Skip to main content

oh cleveland, what have ye wrought?

four days. i watched it every day for four straight days. i even watched most of the opening acts, although i'll admit that i dodged out to watch commentary some of the time, because i started to feel like i was in some fact-proof box and needed to know that there were other people who were just a bit more like me in the world. but i think i probably watched more of the republican national convention than most people who are members of the republican party, and that includes some of the people at the convention, who were apparently just in town for some hot, forbidden gay sex.

i delayed a day in posting my reaction to see if allowing what i'd seen to sink in would result in it making any more sense, to no avail. from the wussiest rebellion in history at the very opening of the convention [technically before the opening] to the pornographic exploitation of a mother's grief at her son's death in benghazi to melania trump's speech plagiarized from michelle obama of all people to donald trump junior's much-praised speech to ben carson linking hillary clinton to lucifer to mike pence's dull but grounded acceptance to ivanka trump's glowing, delusional introduction to the man himself reading a prepared speech that had been leaked hours earlier... it was special in so many ways.

my hands are aching from trying to tweet all the snide quips that crossed my mind, because for cynical bitches like me, this was four days of gold. even the many debates that we've had didn't have quite that level of "wtf" happening. there's really not a lot in the way of comprehensive analysis i can provide, because the event itself was nearly incomprehensible. in that way, it is much like the candidate himself- bluster and anger and talking points without a real narrative or any important details. throughout his shocking campaign, trump has existed solely in the moment, a continuous present tense where he seems confused when people care about statements he's made in the past. never was that more evident than in the pre-convention interview that trump and his newly minted running mate mike pence gave to 60 minutes. for every point that leslie stahl was able to bring up where pence's views [and there are a lot] differed from trump's. trump talked around the differences, told pence he was "allowed" to have different views or flat out said "i don't care", with an expression that seemed bewildered as to why stahl would even think it could be important.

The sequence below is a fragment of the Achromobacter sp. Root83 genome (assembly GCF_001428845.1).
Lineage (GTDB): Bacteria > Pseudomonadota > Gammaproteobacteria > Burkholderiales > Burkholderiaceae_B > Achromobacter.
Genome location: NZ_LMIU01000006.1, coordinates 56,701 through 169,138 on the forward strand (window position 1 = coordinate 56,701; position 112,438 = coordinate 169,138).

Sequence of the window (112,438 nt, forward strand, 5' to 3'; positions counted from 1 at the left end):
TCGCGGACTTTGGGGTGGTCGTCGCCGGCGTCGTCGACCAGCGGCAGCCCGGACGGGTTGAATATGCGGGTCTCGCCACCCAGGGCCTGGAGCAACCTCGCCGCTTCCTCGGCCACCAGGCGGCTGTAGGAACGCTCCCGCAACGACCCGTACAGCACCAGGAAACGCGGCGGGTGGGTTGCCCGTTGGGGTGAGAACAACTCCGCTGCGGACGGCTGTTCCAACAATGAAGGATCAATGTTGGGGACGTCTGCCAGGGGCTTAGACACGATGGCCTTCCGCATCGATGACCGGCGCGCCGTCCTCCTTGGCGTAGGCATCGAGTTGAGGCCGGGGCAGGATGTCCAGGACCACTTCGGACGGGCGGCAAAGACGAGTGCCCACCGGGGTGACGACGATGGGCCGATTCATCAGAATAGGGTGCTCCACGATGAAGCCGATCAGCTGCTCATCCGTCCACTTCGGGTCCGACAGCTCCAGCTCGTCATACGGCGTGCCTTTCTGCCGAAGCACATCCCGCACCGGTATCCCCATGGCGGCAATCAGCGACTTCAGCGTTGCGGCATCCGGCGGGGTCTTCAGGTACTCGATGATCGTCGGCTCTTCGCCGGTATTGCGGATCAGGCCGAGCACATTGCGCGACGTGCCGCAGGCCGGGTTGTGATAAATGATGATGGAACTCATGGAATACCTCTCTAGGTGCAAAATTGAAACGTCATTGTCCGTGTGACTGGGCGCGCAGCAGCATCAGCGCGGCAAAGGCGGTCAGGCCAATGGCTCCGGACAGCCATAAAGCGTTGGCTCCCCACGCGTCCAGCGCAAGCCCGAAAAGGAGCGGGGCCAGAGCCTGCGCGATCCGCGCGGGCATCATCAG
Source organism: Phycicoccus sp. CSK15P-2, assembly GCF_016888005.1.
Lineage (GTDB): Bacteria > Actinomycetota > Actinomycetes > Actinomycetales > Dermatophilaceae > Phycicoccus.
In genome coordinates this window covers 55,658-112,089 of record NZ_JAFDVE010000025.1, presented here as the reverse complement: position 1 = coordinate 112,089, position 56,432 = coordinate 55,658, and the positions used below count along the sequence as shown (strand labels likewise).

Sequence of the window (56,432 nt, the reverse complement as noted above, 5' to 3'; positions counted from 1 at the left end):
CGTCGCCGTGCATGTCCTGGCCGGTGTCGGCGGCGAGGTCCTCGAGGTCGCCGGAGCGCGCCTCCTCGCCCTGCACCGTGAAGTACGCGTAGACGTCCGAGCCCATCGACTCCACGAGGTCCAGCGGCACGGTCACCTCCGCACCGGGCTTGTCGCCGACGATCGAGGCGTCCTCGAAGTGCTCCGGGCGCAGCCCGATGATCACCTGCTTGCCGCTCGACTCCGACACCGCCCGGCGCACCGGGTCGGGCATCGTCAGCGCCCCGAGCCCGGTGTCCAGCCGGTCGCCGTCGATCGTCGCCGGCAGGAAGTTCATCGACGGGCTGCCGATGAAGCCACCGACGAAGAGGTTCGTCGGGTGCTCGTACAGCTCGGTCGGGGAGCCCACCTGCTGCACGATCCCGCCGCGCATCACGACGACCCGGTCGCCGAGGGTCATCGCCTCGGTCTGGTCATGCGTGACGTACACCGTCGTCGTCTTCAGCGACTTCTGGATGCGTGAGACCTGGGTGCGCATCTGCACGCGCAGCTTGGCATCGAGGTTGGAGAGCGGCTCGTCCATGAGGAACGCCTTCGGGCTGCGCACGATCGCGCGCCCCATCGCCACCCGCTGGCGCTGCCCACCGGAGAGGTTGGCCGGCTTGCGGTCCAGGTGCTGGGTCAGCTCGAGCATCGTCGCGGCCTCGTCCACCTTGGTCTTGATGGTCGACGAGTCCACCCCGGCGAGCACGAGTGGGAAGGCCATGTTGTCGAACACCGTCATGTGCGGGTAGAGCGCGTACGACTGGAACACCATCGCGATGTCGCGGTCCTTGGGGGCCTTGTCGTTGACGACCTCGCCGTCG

so, unable to pull any thread of sense from the lint ball that was the convention, i thought i'd just take a quick look at the winners and losers coming out of the convention, those who go forward with a spring in their step and those whose next steps are likely to be pretty painful.

winners ::

john kasich :: the man who was a model of class throughout the hard-fought republican campaign and the unlikely last man standing against donald trump, declined to even attend the convention in his home state, much less endorse the candidate. where almost all others folded to pressure and came on board, kasich simply said that he wasn't interested, despite being a republican and opposed to hillary clinton. most touching of all was his assertion that he simply could not have explained to his daughters how he could back a man who has said such horrid things about women. rumour has it that he was offered the v.p. spot on trump's ticket, with the promise that he'd be the most powerful vice president in history, but the man who consistently polled best against clinton both nationwide and in key swing states told the campaign he wasn't interested. there is no reason to think kasich won't be back and when that moment comes, he's likely to poll even better among "soft" democrats.

invanka trump :: although everyone was falling all over themselves to praise her brother donald jr's speech two days before, the eldest trump daughter really stole the show with her natural flow, poise and political but not political demeanour. yes, it could be and was said that she sounded like she'd wandered into the wrong convention, or that she'd had a stroke during her recent childbirth that left her with amnesia, but, while the amazing person she spoke about was clearly nowhere to be found, ivanka herself was flawless. not even her father's inappropriately roaming hands could rattle her composure. the donald floated the idea that she could be his running mate or even the president one day. all of a sudden, that doesn't seem like a half-bad idea.